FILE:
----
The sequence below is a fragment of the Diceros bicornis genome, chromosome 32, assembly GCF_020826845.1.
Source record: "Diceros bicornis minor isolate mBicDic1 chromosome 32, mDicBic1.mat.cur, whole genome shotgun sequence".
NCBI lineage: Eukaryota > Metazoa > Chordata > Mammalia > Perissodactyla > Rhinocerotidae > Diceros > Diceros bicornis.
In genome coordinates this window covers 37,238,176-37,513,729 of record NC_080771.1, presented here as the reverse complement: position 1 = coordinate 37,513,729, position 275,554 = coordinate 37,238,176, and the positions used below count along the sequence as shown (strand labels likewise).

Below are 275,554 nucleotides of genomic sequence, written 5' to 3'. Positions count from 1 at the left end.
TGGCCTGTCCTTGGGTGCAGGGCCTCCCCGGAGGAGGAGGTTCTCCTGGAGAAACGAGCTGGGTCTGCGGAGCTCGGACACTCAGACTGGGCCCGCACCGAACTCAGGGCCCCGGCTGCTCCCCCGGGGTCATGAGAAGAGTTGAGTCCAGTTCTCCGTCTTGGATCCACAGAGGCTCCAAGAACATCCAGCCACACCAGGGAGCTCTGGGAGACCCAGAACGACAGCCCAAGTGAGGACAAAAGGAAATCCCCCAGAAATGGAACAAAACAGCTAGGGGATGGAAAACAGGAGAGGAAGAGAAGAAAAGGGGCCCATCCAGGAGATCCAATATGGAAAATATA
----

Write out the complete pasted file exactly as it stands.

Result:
The sequence below is a fragment of the Diceros bicornis genome, chromosome 32, assembly GCF_020826845.1.
Source record: "Diceros bicornis minor isolate mBicDic1 chromosome 32, mDicBic1.mat.cur, whole genome shotgun sequence".
NCBI lineage: Eukaryota > Metazoa > Chordata > Mammalia > Perissodactyla > Rhinocerotidae > Diceros > Diceros bicornis.
In genome coordinates this window covers 37,238,176-37,513,729 of record NC_080771.1, presented here as the reverse complement: position 1 = coordinate 37,513,729, position 275,554 = coordinate 37,238,176, and the positions used below count along the sequence as shown (strand labels likewise).

Below are 275,554 nucleotides of genomic sequence, written 5' to 3'. Positions count from 1 at the left end.
TGGCCTGTCCTTGGGTGCAGGGCCTCCCCGGAGGAGGAGGTTCTCCTGGAGAAACGAGCTGGGTCTGCGGAGCTCGGACACTCAGACTGGGCCCGCACCGAACTCAGGGCCCCGGCTGCTCCCCCGGGGTCATGAGAAGAGTTGAGTCCAGTTCTCCGTCTTGGATCCACAGAGGCTCCAAGAACATCCAGCCACACCAGGGAGCTCTGGGAGACCCAGAACGACAGCCCAAGTGAGGACAAAAGGAAATCCCCCAGAAATGGAACAAAACAGCTAGGGGATGGAAAACAGGAGAGGAAGAGAAGAAAAGGGGCCCATCCAGGAGATCCAATATGGAAAATATA